Francis Bell arrived in New Zealand in 1843. He settled at Nelson, where he worked for the New Zealand Company. Between 1847 and 1848 he was involved in purchasing land at Wairarapa, Taranaki and Waitohi (Picton). He did not acquire any land at Wairarapa, but was more successful in Taranaki and the South Island.
Bell was also involved in politics, and entered the House of Representatives in 1855. The following year, having resigned from Parliament, he was made a Land Claims Commissioner. His task was to sort out land grants to settlers who had purchased before the Treaty, and land reserves for Maori who had sold. Bell's policies were based on his sympathy with the settlers. As a result, much Maori discontent over land sales remained.
In 1860 Bell returned to Parliament. Because of his fluency in the Maori language, and his knowledge of Maori land issues, he also became an advisor to Governor Browne. He staunchly supported the Waitara purchase, which led to the Taranaki war. In 1862 he became Minister of Native Affairs. His administration has been described as 'not particularly efficient or vigorous', although he did support the 1862 forerunner of the Native Land Court. This body later promoted the sale of much remaining Maori land in the North Island. In 1863 Bell supported Grey's invasion of the Waikato, and recruited military settlers in Australia.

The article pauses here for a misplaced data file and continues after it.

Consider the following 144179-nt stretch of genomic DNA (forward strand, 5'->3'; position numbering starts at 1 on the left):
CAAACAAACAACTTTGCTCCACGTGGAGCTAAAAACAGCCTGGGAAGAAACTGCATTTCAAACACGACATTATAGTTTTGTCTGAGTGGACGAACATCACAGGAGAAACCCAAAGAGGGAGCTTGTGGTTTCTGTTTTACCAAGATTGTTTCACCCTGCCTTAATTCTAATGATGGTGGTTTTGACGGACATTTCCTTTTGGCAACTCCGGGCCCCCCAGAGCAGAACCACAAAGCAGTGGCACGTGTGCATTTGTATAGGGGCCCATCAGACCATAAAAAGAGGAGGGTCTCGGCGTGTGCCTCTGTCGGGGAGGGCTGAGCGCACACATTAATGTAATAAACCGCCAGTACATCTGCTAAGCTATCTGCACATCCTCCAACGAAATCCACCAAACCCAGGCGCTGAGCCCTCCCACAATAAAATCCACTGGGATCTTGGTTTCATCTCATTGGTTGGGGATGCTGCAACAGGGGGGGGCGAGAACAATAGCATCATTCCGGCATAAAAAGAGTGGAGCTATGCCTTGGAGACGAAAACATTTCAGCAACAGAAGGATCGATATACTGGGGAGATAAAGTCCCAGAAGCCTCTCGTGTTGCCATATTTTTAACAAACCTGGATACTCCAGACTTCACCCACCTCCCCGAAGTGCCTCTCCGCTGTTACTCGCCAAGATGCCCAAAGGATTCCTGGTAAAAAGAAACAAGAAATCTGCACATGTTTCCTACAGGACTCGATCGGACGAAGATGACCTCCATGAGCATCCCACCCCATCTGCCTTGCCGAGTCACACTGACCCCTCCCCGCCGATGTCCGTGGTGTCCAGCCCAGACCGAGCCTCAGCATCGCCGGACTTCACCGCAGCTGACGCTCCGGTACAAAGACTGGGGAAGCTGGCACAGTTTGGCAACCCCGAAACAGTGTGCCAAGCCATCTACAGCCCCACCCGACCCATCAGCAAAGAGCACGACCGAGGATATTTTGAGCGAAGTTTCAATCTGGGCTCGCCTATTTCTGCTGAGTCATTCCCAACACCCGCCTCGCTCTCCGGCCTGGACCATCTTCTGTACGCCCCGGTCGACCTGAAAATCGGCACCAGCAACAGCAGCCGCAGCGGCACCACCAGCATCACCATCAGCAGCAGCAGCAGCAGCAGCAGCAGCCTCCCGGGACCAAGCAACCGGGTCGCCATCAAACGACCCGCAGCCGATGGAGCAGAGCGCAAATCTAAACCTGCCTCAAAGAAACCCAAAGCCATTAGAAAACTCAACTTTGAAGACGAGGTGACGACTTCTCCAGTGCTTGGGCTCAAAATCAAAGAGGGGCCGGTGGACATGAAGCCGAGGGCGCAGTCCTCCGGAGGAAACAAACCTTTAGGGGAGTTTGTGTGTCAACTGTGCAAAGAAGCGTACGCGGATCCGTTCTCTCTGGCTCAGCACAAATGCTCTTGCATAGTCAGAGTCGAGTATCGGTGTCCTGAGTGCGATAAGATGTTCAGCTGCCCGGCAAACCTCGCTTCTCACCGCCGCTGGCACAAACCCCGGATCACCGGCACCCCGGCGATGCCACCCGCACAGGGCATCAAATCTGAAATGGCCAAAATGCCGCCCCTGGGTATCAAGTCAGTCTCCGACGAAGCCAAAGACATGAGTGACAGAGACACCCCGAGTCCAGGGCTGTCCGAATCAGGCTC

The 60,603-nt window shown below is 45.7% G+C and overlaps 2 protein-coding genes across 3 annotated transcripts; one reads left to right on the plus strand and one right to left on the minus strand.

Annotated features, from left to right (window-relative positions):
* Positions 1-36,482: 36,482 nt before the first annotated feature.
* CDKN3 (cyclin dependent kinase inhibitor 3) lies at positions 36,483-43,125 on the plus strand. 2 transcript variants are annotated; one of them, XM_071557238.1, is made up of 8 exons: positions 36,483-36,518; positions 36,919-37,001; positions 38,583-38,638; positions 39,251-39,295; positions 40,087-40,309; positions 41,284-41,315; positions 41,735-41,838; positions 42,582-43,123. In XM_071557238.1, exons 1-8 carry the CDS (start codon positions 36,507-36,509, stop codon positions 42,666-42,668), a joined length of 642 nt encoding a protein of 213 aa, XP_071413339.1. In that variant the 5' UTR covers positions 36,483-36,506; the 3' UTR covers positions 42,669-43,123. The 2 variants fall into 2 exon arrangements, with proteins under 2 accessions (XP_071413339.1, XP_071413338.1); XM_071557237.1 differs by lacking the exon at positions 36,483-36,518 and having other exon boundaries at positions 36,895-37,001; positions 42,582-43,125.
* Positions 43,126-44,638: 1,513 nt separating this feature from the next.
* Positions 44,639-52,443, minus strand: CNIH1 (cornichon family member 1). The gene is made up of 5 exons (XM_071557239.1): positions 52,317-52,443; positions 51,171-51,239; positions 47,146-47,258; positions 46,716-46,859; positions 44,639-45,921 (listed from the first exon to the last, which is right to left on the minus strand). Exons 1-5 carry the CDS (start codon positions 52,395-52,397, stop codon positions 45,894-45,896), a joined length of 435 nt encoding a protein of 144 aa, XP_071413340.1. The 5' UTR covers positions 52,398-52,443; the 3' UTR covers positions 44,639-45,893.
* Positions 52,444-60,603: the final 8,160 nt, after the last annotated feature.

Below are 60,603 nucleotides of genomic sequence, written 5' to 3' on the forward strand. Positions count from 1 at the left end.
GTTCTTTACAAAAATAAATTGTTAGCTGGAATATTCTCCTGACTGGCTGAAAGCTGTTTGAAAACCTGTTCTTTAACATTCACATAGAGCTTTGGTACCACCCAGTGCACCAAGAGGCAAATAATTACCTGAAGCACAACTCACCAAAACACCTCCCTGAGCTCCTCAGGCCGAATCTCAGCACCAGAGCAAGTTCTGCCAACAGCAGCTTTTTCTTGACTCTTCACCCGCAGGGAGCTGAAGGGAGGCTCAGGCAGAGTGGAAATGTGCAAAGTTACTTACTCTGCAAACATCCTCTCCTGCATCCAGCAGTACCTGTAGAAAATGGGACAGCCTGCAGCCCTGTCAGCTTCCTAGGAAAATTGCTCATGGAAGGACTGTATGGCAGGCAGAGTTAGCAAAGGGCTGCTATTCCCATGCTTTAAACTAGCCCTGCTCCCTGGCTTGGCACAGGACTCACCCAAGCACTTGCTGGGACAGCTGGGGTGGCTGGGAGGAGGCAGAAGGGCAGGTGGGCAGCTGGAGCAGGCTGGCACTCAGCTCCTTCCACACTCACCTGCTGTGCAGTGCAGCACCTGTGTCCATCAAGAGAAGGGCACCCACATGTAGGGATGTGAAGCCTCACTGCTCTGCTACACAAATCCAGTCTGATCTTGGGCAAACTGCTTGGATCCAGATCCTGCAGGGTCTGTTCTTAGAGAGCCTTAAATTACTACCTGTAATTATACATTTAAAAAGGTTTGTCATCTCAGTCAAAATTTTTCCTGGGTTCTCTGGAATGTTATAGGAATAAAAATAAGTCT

Bell later held a number of political offices. In 1880 he investigated disputes over Taranaki land. Despite his earlier role in the lead-up to the Taranaki war and confiscations, he recommended that substantial areas of land be returned to Maori. He was knighted in 1881.